Effect of an inhaled glucocorticosteroid (budesonide) on post-antigen induced increases in airway responsiveness

W. M. Abrahams, S. Lanes, J. S. Stevenson, L. D. Yerger

Research output: Contribution to journalArticle

17 Scopus citations


We have examined the effects of an inhaled glucocorticosteroid, budesonide, on antigen-induced early and late bronchial responses and the development 24 h after challenge of increased airway responsiveness to carbachol in allergic sheep. Six allergic sheep were used for this study and, on occasions separated by at least three weeks, they were treated: with placebo (treatment 1); 16 h and 20 min prior to antigen challenge with budesonide (treatment 2); 16 h and 20 min prior to and 8 h after antigen challenge with budesonide (treatment 3); or 16 h and 1 h prior to and 8 h after antigen challenge with budesonide (treatment 4). Airway responsiveness to carbachol was determined prior to and 24 h after antigen challenge by measuring specific lung resistance (sRL) after administering increasing doses of carbachol aerosol (0.5, 1 and 2.5% w/v) and determining the concentration of carbachol needed to increase sRL 150% over baseline (PC150). Placebo treatment did not affect the early or late increases in sRL after airway challenge with Ascaris suum antigen; 24 h after challenge, airway responsiveness to carbachol increased ( p<0.05); at this time, PC150 was (x̄ ± SEM) 0.88 ± 0.15% as compared to 1.56 ± 0.26% before challenge. Both treatments 2 and 3 blunted the early response to antigen and blocked the late response, but treatment 2 did not modify the antigen-induced increase in airway responsiveness, whereas treatment 3 did. Treatment 4 blocked both antigen-induced responses and was effective in blunting the increased airway responsiveness. These results suggest that antigen-induced increases in airway responsiveness: a) occur 24 h after a challenge in allergic sheep with early and late responses; b) can be blunted by budesonide; and c) are not dependent on the late response.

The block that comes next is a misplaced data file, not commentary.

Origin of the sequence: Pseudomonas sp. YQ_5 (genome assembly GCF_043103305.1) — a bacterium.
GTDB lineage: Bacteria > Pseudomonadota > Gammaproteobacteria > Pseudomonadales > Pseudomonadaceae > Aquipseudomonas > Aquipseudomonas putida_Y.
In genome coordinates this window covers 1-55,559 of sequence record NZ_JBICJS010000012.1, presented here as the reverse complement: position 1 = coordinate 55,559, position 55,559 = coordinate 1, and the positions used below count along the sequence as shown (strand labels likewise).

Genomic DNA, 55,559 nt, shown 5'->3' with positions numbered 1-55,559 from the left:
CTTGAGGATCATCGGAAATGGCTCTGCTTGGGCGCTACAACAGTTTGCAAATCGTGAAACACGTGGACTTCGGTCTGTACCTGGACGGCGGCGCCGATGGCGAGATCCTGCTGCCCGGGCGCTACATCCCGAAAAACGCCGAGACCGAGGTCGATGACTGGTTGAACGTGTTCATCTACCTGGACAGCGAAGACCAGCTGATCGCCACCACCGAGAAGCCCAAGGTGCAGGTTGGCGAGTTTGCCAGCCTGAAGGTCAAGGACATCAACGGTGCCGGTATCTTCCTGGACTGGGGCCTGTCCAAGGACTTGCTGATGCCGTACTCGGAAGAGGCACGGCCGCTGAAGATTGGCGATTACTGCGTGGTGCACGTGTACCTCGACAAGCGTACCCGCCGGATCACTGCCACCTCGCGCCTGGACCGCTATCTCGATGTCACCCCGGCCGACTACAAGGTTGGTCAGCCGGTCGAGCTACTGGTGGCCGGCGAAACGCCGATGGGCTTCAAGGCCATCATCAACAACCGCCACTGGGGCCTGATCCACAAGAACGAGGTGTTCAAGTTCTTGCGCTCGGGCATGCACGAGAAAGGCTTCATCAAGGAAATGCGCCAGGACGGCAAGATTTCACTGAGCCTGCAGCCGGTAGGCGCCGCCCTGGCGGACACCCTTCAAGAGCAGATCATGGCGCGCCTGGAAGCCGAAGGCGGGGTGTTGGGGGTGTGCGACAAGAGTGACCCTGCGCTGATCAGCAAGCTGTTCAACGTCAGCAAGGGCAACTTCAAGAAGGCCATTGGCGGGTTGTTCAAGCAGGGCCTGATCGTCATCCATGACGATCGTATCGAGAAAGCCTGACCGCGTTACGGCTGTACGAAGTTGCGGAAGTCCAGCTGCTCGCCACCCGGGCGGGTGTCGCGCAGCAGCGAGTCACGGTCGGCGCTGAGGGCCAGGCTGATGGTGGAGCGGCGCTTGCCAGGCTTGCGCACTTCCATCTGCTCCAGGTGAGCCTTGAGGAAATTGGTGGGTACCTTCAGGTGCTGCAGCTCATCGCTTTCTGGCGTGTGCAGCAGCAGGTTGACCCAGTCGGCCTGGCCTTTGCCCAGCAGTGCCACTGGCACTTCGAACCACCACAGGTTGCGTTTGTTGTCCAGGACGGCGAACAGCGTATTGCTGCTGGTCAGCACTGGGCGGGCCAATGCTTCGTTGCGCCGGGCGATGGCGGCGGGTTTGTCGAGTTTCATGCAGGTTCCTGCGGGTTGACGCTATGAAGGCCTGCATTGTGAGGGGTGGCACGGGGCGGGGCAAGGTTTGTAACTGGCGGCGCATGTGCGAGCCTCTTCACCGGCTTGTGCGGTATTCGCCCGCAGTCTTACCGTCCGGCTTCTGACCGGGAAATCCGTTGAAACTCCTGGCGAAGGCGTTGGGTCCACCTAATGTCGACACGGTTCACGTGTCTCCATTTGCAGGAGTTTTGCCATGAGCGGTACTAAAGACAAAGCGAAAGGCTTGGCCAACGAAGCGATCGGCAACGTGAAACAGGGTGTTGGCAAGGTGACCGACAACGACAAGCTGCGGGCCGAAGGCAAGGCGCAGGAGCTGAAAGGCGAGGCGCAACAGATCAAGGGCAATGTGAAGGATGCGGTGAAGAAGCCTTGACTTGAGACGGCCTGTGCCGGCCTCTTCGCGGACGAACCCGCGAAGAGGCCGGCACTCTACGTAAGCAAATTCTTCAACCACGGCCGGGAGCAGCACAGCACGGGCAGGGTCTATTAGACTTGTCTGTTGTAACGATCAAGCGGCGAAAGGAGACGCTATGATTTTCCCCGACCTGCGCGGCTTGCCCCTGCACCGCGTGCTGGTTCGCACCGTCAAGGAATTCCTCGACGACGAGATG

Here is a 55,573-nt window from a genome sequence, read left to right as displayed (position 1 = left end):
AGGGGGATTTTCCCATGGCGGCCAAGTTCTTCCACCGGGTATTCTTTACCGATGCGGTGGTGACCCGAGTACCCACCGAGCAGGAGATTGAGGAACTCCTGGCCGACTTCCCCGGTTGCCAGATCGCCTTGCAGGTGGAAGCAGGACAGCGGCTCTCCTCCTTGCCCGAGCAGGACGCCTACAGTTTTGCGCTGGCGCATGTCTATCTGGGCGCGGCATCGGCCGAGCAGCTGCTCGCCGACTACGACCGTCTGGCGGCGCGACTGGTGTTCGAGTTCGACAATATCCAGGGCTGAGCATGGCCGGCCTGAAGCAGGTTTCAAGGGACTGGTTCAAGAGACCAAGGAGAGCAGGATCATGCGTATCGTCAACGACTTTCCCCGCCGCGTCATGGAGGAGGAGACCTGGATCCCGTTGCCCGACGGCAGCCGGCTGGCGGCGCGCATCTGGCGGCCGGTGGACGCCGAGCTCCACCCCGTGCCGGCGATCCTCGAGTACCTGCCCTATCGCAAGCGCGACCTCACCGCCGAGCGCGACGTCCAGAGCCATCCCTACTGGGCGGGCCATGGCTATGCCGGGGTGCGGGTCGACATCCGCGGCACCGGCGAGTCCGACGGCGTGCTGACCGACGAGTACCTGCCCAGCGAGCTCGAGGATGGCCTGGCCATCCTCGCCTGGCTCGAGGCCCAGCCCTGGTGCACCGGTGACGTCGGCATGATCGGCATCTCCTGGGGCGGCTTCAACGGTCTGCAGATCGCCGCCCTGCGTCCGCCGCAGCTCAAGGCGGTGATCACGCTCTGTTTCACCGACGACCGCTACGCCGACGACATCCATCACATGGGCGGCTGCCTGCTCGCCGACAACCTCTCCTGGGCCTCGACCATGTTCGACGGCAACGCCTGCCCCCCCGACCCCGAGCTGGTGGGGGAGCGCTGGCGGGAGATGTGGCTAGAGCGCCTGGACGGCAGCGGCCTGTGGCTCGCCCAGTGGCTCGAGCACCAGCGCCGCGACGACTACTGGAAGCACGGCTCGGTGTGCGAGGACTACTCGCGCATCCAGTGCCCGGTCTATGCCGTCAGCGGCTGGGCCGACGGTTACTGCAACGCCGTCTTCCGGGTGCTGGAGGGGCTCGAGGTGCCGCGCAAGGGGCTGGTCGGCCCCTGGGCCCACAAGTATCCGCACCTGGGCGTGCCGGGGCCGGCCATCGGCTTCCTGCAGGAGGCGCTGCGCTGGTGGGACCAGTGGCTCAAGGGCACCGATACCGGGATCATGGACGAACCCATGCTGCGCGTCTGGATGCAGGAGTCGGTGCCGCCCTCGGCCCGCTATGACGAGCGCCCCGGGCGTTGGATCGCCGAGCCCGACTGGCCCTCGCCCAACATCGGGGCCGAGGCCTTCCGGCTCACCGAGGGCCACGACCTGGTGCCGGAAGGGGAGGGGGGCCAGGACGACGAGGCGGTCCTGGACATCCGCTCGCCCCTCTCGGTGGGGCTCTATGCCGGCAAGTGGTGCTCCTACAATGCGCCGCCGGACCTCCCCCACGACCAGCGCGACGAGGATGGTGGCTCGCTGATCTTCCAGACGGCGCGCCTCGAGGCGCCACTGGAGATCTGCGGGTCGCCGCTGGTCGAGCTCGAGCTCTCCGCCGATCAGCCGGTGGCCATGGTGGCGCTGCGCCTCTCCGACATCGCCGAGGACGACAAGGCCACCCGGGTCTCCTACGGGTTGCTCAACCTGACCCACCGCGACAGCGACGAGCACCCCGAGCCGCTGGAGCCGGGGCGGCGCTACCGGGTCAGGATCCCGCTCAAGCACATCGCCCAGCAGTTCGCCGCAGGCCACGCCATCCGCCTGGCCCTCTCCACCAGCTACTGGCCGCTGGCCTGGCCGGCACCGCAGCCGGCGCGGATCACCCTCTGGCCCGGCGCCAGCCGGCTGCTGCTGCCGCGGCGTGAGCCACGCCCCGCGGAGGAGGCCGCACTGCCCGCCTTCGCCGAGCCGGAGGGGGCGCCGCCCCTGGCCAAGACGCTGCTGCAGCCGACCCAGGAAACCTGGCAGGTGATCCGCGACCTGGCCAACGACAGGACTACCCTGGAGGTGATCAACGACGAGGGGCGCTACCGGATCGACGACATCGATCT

Original languageEnglish (US)
Pages (from-to)387-392
Number of pages6
JournalClinical Respiratory Physiology
Issue number4
StatePublished - Jan 1 1986


ASJC Scopus subject areas

  • Pulmonary and Respiratory Medicine

Cite this